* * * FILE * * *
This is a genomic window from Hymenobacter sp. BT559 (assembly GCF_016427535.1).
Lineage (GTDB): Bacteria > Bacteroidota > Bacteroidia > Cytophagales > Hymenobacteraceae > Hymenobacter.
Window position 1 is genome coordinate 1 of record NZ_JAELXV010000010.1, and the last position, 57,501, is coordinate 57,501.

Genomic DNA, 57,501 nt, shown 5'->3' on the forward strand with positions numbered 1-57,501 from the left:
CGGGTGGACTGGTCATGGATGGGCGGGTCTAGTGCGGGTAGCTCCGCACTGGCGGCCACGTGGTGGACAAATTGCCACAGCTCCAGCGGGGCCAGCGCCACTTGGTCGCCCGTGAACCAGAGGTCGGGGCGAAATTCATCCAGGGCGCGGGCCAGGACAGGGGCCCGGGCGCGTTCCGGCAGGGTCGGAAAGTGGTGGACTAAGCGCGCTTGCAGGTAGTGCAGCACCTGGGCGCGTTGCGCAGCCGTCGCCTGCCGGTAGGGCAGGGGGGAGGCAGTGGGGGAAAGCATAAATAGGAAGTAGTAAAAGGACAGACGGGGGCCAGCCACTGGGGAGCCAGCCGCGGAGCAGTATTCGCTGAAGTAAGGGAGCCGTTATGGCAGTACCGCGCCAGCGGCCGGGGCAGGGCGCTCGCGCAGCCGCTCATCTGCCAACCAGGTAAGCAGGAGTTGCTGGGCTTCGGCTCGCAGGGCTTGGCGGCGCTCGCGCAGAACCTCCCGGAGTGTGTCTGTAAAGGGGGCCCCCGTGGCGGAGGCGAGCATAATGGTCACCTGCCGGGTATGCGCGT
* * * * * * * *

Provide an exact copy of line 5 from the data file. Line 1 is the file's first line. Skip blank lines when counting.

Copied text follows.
CGGGTGGACTGGTCATGGATGGGCGGGTCTAGTGCGGGTAGCTCCGCACTGGCGGCCACGTGGTGGACAAATTGCCACAGCTCCAGCGGGGCCAGCGCCACTTGGTCGCCCGTGAACCAGAGGTCGGGGCGAAATTCATCCAGGGCGCGGGCCAGGACAGGGGCCCGGGCGCGTTCCGGCAGGGTCGGAAAGTGGTGGACTAAGCGCGCTTGCAGGTAGTGCAGCACCTGGGCGCGTTGCGCAGCCGTCGCCTGCCGGTAGGGCAGGGGGGAGGCAGTGGGGGAAAGCATAAATAGGAAGTAGTAAAAGGACAGACGGGGGCCAGCCACTGGGGAGCCAGCCGCGGAGCAGTATTCGCTGAAGTAAGGGAGCCGTTATGGCAGTACCGCGCCAGCGGCCGGGGCAGGGCGCTCGCGCAGCCGCTCATCTGCCAACCAGGTAAGCAGGAGTTGCTGGGCTTCGGCTCGCAGGGCTTGGCGGCGCTCGCGCAGAACCTCCCGGAGTGTGTCTGTAAAGGGGGCCCCCGTGGCGGAGGCGAGCATAATGGTCACCTGCCGGGTATGCGCGT